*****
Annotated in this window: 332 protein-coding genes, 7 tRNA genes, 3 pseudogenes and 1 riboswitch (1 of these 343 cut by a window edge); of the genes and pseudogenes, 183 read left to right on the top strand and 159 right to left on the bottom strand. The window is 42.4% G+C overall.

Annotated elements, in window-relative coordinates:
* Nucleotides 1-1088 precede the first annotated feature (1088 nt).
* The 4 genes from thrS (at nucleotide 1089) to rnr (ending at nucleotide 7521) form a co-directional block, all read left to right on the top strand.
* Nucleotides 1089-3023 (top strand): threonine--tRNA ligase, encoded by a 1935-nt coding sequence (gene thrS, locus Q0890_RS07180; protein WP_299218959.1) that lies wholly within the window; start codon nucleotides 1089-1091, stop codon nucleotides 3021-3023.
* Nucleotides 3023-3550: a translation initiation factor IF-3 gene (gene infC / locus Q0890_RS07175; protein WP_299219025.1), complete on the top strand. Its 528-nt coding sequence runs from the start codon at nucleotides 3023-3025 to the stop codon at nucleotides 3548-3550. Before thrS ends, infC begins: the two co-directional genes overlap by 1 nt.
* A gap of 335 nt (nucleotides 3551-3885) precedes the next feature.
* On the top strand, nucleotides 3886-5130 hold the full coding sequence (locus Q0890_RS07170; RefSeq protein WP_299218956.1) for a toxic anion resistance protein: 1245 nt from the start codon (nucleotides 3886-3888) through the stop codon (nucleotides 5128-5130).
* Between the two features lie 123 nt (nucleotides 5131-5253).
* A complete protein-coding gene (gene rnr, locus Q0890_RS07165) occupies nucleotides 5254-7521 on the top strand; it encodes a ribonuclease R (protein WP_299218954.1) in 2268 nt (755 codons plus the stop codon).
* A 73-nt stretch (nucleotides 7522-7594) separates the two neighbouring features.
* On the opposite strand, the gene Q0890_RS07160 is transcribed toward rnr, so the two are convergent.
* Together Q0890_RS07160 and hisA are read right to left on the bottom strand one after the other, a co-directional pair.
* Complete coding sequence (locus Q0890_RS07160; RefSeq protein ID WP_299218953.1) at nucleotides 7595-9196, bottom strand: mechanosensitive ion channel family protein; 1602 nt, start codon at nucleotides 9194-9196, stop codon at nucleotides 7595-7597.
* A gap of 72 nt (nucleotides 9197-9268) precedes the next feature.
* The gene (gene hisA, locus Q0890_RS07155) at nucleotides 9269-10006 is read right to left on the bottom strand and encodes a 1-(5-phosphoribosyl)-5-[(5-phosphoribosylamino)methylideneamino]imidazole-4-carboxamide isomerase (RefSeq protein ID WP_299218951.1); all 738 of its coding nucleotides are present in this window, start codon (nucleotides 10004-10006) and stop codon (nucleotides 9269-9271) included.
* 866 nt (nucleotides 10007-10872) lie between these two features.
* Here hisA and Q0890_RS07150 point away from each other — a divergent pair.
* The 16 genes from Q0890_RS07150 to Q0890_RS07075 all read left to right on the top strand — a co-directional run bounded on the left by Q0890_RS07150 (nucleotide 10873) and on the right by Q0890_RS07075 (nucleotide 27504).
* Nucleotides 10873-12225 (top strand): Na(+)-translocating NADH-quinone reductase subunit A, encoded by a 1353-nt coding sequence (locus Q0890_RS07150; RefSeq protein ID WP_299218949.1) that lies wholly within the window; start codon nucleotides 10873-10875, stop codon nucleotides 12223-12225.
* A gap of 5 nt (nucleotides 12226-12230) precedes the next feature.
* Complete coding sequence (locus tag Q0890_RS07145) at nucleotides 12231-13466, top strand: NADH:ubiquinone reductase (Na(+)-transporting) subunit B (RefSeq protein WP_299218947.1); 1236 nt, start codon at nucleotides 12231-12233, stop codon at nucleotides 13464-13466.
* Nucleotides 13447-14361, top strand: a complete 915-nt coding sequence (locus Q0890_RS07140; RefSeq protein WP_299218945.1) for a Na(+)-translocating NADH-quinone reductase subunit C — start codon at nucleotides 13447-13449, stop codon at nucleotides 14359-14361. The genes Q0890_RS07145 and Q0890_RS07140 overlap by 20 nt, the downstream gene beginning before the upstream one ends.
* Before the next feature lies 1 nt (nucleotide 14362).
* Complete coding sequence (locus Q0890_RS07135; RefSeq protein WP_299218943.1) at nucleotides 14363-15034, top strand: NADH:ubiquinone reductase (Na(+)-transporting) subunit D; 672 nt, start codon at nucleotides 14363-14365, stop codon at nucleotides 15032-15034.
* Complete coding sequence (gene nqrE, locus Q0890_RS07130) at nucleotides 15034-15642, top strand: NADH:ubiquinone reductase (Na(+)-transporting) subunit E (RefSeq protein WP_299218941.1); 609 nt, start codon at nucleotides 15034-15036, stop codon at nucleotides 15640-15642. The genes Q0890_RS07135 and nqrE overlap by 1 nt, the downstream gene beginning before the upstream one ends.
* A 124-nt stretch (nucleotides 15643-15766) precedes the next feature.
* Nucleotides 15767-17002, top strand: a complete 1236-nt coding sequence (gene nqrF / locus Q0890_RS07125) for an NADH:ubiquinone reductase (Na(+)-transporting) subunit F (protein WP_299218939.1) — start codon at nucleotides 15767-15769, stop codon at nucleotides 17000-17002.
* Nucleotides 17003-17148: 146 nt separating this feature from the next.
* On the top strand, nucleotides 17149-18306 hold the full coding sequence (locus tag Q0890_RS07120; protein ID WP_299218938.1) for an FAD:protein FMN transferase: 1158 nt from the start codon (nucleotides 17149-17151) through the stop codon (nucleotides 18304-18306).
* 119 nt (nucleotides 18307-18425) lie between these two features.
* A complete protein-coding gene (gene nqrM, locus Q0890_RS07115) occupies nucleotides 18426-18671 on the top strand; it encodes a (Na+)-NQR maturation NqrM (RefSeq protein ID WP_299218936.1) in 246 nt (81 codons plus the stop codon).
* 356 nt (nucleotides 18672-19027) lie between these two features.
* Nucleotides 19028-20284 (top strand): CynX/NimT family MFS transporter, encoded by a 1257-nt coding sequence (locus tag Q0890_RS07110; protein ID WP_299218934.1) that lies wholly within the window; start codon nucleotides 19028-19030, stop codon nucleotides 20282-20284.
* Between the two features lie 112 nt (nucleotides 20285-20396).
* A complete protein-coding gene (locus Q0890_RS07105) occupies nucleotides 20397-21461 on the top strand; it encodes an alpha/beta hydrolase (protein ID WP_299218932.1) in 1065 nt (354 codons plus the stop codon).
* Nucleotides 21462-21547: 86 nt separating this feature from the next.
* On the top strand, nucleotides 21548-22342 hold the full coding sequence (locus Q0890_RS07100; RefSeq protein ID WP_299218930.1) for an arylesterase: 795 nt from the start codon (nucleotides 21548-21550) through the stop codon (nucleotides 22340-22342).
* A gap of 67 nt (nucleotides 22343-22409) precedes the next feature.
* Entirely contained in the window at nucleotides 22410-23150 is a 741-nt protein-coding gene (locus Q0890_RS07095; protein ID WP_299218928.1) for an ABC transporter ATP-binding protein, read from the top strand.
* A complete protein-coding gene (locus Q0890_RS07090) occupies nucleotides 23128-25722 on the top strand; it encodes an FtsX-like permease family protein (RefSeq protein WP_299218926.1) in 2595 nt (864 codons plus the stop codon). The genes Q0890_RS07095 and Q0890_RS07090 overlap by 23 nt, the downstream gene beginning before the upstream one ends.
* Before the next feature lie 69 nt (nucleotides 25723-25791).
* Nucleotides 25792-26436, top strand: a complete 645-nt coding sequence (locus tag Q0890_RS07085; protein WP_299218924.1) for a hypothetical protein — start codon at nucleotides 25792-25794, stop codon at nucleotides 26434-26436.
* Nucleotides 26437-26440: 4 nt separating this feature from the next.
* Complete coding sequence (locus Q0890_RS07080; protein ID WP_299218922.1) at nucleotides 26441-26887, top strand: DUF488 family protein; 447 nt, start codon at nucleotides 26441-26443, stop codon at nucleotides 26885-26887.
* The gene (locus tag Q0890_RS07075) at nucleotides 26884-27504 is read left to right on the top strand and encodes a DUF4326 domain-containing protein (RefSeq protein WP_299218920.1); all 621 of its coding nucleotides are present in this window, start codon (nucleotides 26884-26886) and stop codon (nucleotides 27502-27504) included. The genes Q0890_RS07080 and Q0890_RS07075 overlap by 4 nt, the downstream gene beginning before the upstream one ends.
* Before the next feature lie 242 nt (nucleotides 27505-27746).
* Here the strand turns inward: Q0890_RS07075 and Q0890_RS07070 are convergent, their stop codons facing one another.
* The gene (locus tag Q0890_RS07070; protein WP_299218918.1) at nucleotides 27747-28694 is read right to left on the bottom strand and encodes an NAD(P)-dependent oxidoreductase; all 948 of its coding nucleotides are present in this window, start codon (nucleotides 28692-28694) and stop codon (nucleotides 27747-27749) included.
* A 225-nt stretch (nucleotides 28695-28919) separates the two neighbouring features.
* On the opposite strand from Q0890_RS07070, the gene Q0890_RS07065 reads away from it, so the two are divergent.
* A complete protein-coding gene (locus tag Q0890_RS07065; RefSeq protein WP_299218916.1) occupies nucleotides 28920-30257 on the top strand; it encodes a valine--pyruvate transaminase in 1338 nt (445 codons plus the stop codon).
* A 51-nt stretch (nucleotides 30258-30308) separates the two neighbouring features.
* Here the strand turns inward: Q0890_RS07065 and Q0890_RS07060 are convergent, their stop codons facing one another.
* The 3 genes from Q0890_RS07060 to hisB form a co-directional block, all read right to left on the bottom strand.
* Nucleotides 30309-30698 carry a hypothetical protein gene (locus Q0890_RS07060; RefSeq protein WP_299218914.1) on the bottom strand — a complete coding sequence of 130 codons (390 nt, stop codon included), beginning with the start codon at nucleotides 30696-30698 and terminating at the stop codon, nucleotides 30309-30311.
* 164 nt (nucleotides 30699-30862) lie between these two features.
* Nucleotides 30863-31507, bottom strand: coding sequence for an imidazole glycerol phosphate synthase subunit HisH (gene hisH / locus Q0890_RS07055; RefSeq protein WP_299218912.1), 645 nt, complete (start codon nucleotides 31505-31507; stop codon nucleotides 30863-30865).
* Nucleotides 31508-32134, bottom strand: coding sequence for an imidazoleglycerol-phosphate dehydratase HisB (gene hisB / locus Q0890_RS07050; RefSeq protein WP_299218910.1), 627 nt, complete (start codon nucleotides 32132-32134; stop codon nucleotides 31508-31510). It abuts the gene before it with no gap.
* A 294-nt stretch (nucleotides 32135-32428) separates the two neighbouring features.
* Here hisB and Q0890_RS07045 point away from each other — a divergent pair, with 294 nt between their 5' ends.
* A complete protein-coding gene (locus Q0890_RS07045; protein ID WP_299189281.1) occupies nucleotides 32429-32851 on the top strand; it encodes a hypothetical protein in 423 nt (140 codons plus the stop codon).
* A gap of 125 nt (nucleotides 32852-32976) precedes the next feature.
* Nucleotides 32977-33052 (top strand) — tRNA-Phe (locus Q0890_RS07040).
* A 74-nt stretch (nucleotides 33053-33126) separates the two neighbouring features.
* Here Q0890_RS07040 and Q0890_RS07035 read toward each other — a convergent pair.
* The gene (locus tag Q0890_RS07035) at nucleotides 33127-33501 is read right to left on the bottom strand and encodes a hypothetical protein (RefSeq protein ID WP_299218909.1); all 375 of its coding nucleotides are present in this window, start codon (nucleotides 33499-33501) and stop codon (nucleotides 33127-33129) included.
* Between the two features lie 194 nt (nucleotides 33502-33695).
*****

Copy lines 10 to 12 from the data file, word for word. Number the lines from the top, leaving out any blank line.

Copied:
* A complete protein-coding gene (gene rnr, locus Q0890_RS07165) occupies nucleotides 5254-7521 on the top strand; it encodes a ribonuclease R (protein WP_299218954.1) in 2268 nt (755 codons plus the stop codon).
* A 73-nt stretch (nucleotides 7522-7594) separates the two neighbouring features.
* On the opposite strand, the gene Q0890_RS07160 is transcribed toward rnr, so the two are convergent.